In two devastating pages of discussion of business schools (pp. 146-47), Gilder argues that, “preoccupied by the incalculable maximization of self-interest,” business school faculties “show a pathetic incapacity to comprehend the essence of entrepreneurship.” The imprint of the econometric statistical approach soon appears in the conservative marketing strategies of Fortune 500 giants with their five-year “growth” plans. If that planning sounds as if it derives from managed economies, we should not be surprised. Typical business administration school course work, charges Gilder,
stress[es] the amoral mechanisms more prominent in static or socialist systems than in a growing capitalist economy. Business schools thus tend to turn out cynical manipulators of existing values rather than entrepreneurial creators of new value.
The most serious damage wrought by macro-economic model building is the distortion of public policy. Officials whose entire outlook is shaped by quantitative analysis base their budget and policy recommendations on econometric predictions.
In his enthusiasm to emphasize the significance of what cannot be quantified, however, Gilder seems to reject quantification altogether. This leads him to dismiss unemployment and business failure data as measures of economic vitality. Unfortunately, this mistake could create a serious misunderstanding of the author’s moral intention. (Think of New York Governor Mario Cuomo’s persistent claim that supply-side economics is social Darwinism.) Unemployment can be a moral catastrophe for any jobless person with a family to care for, and persistent high unemployment statistics suggest that there are systematic policy failures requiring economic reforms.
Europe’s economies, according to Gilder, have been devastated by misconceiving the nature of economic growth. The continent of Europe has had no net growth in jobs for over a decade. Mesmerized by mountains of irrelevant economic data, policymakers contemplate small marginal increments in wealth, earnings, and productivity as if they were isolated from the effects of rising tax rates and complicated regulatory policies. In fact, the gains made by the new technologies and ideas launched by enterprising men and women are keeping European welfare states afloat. By drawing attention away from the actual process of creativity and enterprise, policies determined by statistical analysis make entrepreneurship increasingly difficult.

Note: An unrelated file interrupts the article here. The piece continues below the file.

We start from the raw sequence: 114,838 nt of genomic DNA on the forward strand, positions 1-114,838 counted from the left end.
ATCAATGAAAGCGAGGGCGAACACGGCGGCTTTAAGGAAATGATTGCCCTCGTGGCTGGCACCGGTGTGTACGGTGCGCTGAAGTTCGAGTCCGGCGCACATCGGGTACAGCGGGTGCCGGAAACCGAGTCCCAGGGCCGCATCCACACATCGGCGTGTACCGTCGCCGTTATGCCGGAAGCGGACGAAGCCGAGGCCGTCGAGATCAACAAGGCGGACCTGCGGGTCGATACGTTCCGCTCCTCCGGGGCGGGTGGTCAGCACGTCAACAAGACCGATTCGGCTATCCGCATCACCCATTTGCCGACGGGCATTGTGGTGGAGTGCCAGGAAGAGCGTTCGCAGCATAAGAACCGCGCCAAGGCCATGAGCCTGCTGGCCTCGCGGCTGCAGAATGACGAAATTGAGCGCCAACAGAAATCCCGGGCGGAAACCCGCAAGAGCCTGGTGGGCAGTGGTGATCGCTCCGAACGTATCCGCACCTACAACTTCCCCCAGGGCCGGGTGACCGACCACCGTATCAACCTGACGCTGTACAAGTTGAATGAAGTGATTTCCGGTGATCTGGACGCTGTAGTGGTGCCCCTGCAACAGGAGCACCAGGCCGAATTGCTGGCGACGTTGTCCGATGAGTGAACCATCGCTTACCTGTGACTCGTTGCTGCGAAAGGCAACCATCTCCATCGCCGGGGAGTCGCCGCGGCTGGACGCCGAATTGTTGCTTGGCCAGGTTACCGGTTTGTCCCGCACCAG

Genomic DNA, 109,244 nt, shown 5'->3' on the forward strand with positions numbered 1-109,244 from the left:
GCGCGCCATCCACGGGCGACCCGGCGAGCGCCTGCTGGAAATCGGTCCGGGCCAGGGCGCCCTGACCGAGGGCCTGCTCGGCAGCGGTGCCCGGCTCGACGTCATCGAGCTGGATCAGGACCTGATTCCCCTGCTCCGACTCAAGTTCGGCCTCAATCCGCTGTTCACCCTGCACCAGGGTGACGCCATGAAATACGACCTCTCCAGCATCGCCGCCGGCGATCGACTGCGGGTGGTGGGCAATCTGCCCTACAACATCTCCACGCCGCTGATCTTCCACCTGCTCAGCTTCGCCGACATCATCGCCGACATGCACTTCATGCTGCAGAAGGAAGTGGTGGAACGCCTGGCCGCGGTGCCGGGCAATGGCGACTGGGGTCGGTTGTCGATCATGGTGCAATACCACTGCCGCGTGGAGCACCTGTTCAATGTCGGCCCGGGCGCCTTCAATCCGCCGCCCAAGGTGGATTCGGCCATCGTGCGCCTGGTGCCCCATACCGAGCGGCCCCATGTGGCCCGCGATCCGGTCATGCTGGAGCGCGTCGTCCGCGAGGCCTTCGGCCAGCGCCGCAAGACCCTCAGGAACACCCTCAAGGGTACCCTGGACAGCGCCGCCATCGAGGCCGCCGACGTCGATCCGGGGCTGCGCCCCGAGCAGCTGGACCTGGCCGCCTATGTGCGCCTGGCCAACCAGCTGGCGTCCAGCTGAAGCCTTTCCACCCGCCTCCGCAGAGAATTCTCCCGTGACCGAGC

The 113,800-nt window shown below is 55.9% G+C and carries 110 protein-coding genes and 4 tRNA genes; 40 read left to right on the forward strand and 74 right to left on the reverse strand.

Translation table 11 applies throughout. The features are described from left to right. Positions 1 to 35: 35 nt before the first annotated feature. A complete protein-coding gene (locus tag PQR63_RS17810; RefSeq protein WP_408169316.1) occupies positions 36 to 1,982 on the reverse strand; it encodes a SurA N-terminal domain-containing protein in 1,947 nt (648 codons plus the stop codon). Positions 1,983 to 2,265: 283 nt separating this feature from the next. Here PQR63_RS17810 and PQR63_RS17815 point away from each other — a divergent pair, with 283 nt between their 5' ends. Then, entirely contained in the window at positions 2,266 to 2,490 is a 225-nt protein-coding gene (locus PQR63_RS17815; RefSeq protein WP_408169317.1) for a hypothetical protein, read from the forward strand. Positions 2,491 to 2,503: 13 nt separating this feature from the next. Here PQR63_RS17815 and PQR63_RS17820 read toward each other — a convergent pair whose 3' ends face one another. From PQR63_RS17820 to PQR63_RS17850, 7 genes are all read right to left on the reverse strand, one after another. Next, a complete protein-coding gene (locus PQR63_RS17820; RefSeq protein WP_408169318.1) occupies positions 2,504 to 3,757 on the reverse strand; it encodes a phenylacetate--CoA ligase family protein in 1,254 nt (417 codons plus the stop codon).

Gilder’s deepest insight, I believe, is his recognition that the limits-to-growth thinking of many intellectuals results from their socialism and materialism, not to mention atheism. Conversely, Gilder draws a connection between faith in a supreme power and the capitalist view that growth is potentially unlimited. He has, to use a Marxian phrase, turned the left-wing prejudice against the materialism of capitalists on its head. The idea that there are no limits to growth really comes from the impossibility of ascribing a priori limits to the human mind, which seems capable of finding an infinite number of ways to make material things into useful wealth. Materialists, by definition, reject the existence of immaterial beings like the human mind or soul. Since there is a limit to the amount of physical matter in the universe, “the contemporary intellectual, denying God, is in a trap, and he projects his entrapment onto the world. But the world is not entrapped; man is not finite; the human mind is not bound in material brain.” The difference between pessimistic socialism and optimistic capitalism turns, ultimately, on the difference between atheism and faith in transcendence.